Child poverty is not just a moral failure, it’s a policy choice | GUEST COMMENTARY

Anna Lara and her partner Jeremy Finley play with their children in Huntington, W.V., Dec. 31, 2021. The child tax credit, a coronavirus pandemic benefit that many progressives hoped to make permanent, has lapsed in a congressional standoff. Researchers say it spared many from poverty. (Maddie McGarvey for The New York Times)

Maryland wrapped up its 2022 legislative session this year with a bundle of legislative accomplishments, which included banning untraceable “ghost” guns, expanding rights to abortion access and establishing a statewide paid family and medical leave program. While these changes will likely have a positive impact on the state, they are unlikely to bring about transformational change. As the 2023 session approaches, and Democrats are favored to take back the governorship, it is time for our elected leaders to think of big solutions that will address our state’s biggest problems.

There is perhaps no bigger problem facing our communities than child poverty. Across the state, more than 1 in 7 kids live in poverty. In Baltimore City, where child poverty rates are highest, nearly 1 in 3 kids do. The negative consequences of these statistics are not limited to the children directly experiencing them; child poverty impacts the wider community. Research has shown that child poverty increases crime rates, swells health care costs, worsens educational outcomes and shrinks our overall economy.


One reason that child poverty rates are so high across the United States is that our child welfare system intentionally leaves out the most vulnerable. The federal Child Tax Credit (CTC) phases in, which means many low-income families do not receive the full, or any, of the benefit. According to research at the Century Foundation, over one third of children in the U.S. are ineligible for the full CTC because their families don’t earn enough to qualify. Only half of Black and Hispanic children receive the full credit.

Federal pandemic relief programs showed that there is a better way. In March 2021, as part of the American Rescue Plan, Democrats increased the CTC from $2,000 per child to $3,000 per child for children over the age of five and to $3,600 for children five or younger. They also removed the phase-in and started cutting monthly checks to parents across the income distribution (except the 12% of families that earned too much to qualify). As a result, child poverty fell more than 25%. Had Congress not let the program expire at the beginning of the year, it would have cut child poverty almost in half.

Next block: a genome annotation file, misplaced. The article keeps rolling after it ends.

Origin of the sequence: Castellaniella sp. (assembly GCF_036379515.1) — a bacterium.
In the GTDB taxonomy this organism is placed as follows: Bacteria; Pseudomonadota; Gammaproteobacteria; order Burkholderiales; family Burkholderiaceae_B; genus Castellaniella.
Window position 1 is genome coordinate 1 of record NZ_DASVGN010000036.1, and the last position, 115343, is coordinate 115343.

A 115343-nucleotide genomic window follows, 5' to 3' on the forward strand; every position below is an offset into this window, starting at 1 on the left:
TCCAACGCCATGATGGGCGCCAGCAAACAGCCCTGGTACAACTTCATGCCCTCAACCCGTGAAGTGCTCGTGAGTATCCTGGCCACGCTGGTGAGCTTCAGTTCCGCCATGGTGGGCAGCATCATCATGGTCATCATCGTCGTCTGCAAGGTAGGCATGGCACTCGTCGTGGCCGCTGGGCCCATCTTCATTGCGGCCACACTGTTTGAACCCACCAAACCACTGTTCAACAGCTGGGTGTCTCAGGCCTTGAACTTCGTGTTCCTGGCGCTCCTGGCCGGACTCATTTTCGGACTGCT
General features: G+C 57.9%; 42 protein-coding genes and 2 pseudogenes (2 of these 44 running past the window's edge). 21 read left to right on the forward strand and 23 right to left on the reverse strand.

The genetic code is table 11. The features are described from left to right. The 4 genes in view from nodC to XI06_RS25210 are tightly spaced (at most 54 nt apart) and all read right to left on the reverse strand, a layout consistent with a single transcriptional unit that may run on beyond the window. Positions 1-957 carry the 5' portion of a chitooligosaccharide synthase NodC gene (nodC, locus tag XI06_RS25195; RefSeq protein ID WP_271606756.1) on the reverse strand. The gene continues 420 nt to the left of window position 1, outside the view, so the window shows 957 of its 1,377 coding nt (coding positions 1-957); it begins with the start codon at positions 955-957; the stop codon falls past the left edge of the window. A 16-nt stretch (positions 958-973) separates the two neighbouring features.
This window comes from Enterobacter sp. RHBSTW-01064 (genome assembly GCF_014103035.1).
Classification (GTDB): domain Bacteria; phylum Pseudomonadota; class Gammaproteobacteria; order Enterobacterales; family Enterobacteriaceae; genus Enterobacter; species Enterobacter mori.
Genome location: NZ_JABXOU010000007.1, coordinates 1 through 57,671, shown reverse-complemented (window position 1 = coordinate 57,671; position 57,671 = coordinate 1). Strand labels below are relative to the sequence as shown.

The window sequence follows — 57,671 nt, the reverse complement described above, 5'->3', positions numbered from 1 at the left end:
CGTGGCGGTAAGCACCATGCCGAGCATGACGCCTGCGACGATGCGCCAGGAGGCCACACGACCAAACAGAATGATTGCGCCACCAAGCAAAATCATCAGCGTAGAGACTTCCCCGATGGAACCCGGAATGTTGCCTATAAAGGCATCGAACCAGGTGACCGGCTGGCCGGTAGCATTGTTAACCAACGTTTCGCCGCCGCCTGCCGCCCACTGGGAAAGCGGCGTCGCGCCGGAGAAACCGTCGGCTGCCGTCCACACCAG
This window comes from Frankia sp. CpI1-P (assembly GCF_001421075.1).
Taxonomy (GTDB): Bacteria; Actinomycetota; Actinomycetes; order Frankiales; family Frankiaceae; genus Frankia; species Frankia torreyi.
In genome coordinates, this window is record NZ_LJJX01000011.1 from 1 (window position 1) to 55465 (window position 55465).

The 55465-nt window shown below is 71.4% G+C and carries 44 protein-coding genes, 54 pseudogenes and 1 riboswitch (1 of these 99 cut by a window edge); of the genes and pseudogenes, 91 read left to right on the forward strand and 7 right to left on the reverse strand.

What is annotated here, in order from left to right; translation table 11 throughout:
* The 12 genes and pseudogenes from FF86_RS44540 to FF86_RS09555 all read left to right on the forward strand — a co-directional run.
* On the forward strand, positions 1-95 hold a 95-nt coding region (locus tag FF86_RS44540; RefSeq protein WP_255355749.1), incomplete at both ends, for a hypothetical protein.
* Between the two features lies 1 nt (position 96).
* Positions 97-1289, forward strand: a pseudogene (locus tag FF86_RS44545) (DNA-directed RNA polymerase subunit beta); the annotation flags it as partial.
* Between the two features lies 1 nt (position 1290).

Research found that these statistical changes had clear material benefits. Families primarily spent the money on food, essential bills, clothing, school supplies, child care and other expenses that boost child welfare. Food insecurity for families making less than $50,000 dropped by 28%.

One study, inspired by the expanded CTC, found that every $1,000 we spend on cash transfers to parents produces $5,603 in societal benefits — from increased tax revenue, decreased crime rates, lower health care spending, and other future decreases in social welfare costs.

Now, with the expanded CTC gone, millions of children, including thousands across Maryland, have plummeted back into poverty. New research from my colleagues and me at the Maryland Child Alliance shows how Maryland can fill that void. We find that a $200 monthly child allowance (a policy that sends parents a monthly check per child) would cut child poverty by 34% across the state, lifting more than 55,000 kids out of poverty including more than 10,000 in Baltimore City alone.

Our new Child Allowance Dashboard ( allows you to explore the impact of multiple statewide child allowance programs. It also breaks down the data by county and state legislative district so that state lawmakers can see how a child allowance would directly affect their constituents. For example, in District 46, where I live, a $100 monthly child allowance would cut deep child poverty by 26%. You can use the dashboard to examine your own district or county, and if you feel inspired, reach out to your representatives and encourage them to support new legislation.

The data are clear: Child poverty is not just a moral failure, it’s a policy choice. We have the tools and resources to reduce and eventually eliminate child poverty in the state of Maryland. I hope you will join the Maryland Child Alliance in our call to pass a state level child allowance in the 2023 session.

Nate Golden ( is a teacher in Baltimore City Schools and president of the Maryland Child Alliance.